For more examples of encoding the word coffee in different languages, see [RFC2324]. The following example uses the Japanese word "natto" (Unicode characters U+7D0D U+8C46) as a domain name label, sending a mail to a user at "natto".example.org: <mailto:user@%E7%B4%8D%E8%B1%86.example.org?subject=Test&body=NATTO> When constructing the email, the domain name label is converted to punycode. The resulting message may look as follows: From: email@example.com To: firstname.lastname@example.org Subject: Test Content-Type: text/plain Content-Transfer-Encoding: 7bit NATTO
Some header fields are inherently unsafe to include in a message generated from a URI. For details, please see Section 3. In general, the fewer header fields interpreted from the URI, the less likely it is that a sending agent will create an unsafe message. Examples of problems with sending unapproved mail include: mail that breaks laws upon delivery, such as making illegal threats; mail that identifies the sender as someone interested in breaking laws; mail that identifies the sender to an unwanted third party; mail that causes a financial charge to be incurred by the sender; mail that causes an action on the recipient machine that causes damage that might be attributed to the sender. Programs that interpret 'mailto' URIs SHOULD ensure that the SMTP envelope return path address, which is given as an argument to the SMTP MAIL FROM command, is set and correct, and that the resulting email is a complete, workable message. 'mailto' URIs on public Web pages expose mail addresses for harvesting. This applies to all mail addresses that are part of the 'mailto' URI, including the addresses in a "bcc" <hfvalue>. Those addresses will not be sent to the recipients in the 'to' field and in the "to" and "cc" <hfvalue>s, but will still be publicly visible in the URI. Addresses in a "bcc" <hfvalue> may also leak to other addresses in the same <hfvalue> or become known otherwise, depending on the mail user agent used. Programs manipulating 'mailto' URIs have to take great care to not inadvertently double-escape or double-unescape 'mailto' URIs, and to make sure that escaping and unescaping conventions relating to URIs and relating to mail addresses are applied in the right order. Implementations parsing 'mailto' URIs must take care to sanity check 'mailto' URIs in order to avoid buffer overflows and problems resulting from them (e.g., execution of code specified by the attacker). The security considerations of [STD66], [RFC5890], [RFC5891], and [RFC3987] also apply. Implementers and users are advised to check them carefully.
RFC2368]. The registration template is as follows: URI scheme name: 'mailto' Status: permanent URI scheme syntax: See the syntax section of RFC 6068. URI scheme semantics: See the semantics section of RFC 6068. Encoding considerations: See the syntax and encoding sections of RFC 6068. Applications/protocols that use this URI scheme name: The 'mailto' URI scheme is widely used since the start of the Web. Interoperability considerations: Interoperability for 'mailto' URIs with UTF-8-based percent- encoding might be somewhat lower than interoperability for 'mailto' URIs with US-ASCII only. Security considerations: See the security considerations section of RFC 6068. Contact: IETF Author/Change controller: IETF References: RFC 6068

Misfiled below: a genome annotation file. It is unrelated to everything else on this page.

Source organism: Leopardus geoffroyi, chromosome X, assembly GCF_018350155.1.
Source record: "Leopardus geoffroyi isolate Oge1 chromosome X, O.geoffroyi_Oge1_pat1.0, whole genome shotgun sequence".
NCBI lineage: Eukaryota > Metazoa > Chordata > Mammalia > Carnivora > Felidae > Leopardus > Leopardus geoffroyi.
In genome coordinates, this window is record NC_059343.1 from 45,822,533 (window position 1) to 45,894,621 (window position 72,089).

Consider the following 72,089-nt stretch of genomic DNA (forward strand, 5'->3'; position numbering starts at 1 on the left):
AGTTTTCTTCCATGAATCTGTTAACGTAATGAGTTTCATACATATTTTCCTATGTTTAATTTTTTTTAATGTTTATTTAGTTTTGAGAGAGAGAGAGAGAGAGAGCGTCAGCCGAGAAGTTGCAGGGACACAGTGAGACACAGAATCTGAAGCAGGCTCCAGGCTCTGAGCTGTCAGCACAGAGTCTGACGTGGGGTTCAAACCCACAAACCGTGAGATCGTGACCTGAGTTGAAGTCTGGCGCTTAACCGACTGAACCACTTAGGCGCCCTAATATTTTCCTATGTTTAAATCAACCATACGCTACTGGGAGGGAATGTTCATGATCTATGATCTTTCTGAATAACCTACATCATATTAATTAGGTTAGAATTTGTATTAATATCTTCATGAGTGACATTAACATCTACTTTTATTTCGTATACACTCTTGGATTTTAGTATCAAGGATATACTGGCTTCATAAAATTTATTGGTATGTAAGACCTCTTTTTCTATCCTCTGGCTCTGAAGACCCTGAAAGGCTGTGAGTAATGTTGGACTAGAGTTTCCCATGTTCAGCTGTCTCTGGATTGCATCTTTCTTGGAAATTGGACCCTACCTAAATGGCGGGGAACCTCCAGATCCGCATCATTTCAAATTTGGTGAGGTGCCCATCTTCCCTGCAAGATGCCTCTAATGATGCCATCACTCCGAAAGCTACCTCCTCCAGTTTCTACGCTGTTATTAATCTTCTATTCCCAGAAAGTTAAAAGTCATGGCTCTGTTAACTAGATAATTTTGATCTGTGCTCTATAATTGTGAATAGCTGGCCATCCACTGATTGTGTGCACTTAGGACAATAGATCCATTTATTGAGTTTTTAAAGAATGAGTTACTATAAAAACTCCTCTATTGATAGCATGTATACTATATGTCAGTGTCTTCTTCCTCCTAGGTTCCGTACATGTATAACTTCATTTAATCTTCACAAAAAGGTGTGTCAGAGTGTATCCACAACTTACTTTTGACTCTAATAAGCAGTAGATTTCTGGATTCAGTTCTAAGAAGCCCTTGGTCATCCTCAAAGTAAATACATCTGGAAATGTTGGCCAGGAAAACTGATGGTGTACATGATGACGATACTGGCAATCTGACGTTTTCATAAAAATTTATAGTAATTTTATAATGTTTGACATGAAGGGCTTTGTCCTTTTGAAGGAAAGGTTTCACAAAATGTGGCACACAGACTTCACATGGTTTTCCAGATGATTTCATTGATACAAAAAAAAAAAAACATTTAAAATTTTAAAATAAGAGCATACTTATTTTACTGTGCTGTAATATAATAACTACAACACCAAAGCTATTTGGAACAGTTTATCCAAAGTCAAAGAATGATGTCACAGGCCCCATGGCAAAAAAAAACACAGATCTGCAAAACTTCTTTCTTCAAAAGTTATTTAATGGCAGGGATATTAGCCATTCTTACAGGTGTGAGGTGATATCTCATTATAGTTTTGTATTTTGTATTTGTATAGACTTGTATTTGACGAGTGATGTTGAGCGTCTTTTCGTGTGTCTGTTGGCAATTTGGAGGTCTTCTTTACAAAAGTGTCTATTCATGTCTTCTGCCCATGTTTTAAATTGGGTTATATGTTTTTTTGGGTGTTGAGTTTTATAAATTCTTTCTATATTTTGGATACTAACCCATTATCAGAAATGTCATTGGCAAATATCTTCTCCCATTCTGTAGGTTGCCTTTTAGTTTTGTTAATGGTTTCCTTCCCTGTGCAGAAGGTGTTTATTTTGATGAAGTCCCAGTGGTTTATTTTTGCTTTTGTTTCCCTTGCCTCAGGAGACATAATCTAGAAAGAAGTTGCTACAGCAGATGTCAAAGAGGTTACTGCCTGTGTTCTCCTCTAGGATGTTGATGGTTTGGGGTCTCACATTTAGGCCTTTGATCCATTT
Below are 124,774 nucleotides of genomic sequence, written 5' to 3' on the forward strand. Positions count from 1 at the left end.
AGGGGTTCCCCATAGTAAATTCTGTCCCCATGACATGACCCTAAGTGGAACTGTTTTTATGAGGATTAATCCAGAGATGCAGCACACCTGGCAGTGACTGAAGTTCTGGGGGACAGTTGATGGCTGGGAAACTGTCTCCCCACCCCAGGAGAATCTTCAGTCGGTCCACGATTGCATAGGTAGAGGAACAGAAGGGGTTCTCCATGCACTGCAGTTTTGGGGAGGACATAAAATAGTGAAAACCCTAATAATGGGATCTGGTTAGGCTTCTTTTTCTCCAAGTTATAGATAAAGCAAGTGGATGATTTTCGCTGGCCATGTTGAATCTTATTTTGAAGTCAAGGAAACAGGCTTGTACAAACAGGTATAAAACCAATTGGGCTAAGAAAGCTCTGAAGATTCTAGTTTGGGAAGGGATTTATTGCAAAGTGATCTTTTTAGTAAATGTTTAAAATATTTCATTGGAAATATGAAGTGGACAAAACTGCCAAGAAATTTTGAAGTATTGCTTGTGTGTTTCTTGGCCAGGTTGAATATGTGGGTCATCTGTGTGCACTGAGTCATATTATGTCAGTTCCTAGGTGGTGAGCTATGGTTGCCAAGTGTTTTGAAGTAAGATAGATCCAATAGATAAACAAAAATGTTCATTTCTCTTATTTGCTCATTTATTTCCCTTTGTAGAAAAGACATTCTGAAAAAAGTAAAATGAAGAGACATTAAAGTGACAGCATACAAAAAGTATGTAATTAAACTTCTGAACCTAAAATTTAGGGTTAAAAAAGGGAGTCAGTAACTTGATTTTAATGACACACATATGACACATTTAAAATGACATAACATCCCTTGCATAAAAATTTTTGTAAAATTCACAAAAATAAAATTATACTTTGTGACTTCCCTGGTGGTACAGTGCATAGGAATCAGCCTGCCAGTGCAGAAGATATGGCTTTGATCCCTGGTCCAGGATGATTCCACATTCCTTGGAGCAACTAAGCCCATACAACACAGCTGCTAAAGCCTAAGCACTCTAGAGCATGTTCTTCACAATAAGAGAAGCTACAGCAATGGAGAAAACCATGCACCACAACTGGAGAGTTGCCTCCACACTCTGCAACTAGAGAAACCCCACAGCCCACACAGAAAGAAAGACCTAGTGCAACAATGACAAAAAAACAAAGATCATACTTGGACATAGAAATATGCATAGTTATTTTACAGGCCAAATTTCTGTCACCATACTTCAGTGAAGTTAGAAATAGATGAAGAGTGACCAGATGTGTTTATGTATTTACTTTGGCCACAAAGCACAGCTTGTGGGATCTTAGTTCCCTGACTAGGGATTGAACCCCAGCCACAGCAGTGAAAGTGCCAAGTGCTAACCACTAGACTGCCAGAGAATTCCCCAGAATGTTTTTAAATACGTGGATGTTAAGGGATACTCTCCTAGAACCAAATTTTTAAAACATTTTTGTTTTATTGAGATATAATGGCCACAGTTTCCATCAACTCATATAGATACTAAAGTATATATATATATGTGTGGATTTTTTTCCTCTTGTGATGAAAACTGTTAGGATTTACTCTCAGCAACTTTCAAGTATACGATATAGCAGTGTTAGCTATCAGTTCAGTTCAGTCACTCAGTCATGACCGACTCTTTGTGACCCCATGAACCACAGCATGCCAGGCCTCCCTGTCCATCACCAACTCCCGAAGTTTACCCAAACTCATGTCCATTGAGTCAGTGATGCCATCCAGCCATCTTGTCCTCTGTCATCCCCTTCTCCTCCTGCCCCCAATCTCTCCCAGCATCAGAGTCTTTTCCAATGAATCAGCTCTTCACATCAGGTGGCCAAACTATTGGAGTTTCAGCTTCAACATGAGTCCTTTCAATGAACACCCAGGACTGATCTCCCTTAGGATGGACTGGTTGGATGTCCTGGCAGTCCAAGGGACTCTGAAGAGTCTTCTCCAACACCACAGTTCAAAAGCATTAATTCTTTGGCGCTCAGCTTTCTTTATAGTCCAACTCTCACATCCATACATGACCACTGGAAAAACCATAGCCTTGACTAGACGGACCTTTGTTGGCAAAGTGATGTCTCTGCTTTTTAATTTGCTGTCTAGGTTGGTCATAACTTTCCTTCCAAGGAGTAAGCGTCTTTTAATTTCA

RFC3864]) as follows: Header field name: Body Applicable protocol: None. This registration is made to assure that this header field name is not used at all, in order to not create any problems for 'mailto' URIs. Status: reserved Author/Change controller: IETF Specification document(s): RFC 6068 Related information: none RFC 2368 are as follows: o Changed syntax from RFC 2822 <mailbox> to [RFC5322] <addr-spec>. o Allowed UTF-8-based percent-encoding for domain names and in <hfvalue>. o Nailed down percent-encoding in <local-part> to be based on UTF-8, reserved for if and when there is a specification for the internationalization of email addresses. o Removed prohibition against "Bcc:" header fields, but added a warning about their visibility and harvesting for spam. o Added clarifications for escaping. RFC2368]; the acknowledgments from that specification still apply. In addition, we thank Paul Hoffman for his work on [RFC2368].
Valuable input on this document was received from (in no particular order): Alexey Melnikov, Paul Hoffman, Charles Lindsey, Tim Kindberg, Frank Ellermann, Etan Wexler, Michael Haardt, Michael Anthony Puls II, Eliot Lear, Dave Crocker, Dan Harkins, Nevil Brownlee, John Klensin, Alfred Hoenes, Ned Freed, Sean Turner, Peter Saint-Andre, Adrian Farrel, Avshalom Houri, Robert Sparks, and many others. [RFC2045] Freed, N. and N. Borenstein, "Multipurpose Internet Mail Extensions (MIME) Part One: Format of Internet Message Bodies", RFC 2045, November 1996. [RFC2047] Moore, K., "MIME Part Three: Message Header Extensions for Non-ASCII Text", RFC 2047, November 1996. [RFC2119] Bradner, S., "Key words for use in RFCs to Indicate Requirement Levels", BCP 14, RFC 2119, March 1997. [RFC3864] Klyne, G., Nottingham, M., and J. Mogul, "Registration Procedures for Message Header Fields", BCP 90, RFC 3864, September 2004. [RFC3987] Duerst, M. and M. Suignard, "Internationalized Resource Identifiers (IRIs)", RFC 3987, January 2005. [RFC5322] Resnik, P., "Internet Message Format", RFC 5322, October 2008. [RFC5890] Klensin, J., "Internationalized Domain Names for Applications (IDNA): Definitions and Document Framework", RFC 5890, August 2010. [RFC5891] Klensin, J., "Internationalized Domain Names in Applications (IDNA): Protocol", RFC 5891, August 2010. [STD63] Yergeau, F., "UTF-8, a transformation format of ISO 10646", STD 63, RFC 3629, November 2003. [STD66] Berners-Lee, T., Fielding, R., and L. Masinter, "Uniform Resource Identifier (URI): Generic Syntax", STD 66, RFC 3986, January 2005. [STD68] Crocker, D. and P. Overell, "Augmented BNF for Syntax Specifications: ABNF", STD 68, RFC 5234, January 2008.
[RFC2324] Masinter, L., "Hyper Text Coffee Pot Control Protocol (HTCPCP/1.0)", RFC 2324, April 1998. [RFC2368] Hoffman, P., Masinter, L., and J. Zawinski, "The mailto URL scheme", RFC 2368, July 1998. [RFC4952] Klensin, J. and Y. Ko, "Overview and Framework for Internationalized Email", RFC 4952, July 2007. http://www.sw.it.aoyama.ac.jp/D%C3%BCrst/ Larry Masinter Adobe Systems Incorporated 345 Park Ave San Jose, CA 95110 USA Phone: +1-408-536-3024 EMail: LMM@acm.org URI: http://larry.masinter.net/ Jamie Zawinski DNA Lounge 375 Eleventh Street San Francisco, CA 94103 USA EMail: email@example.com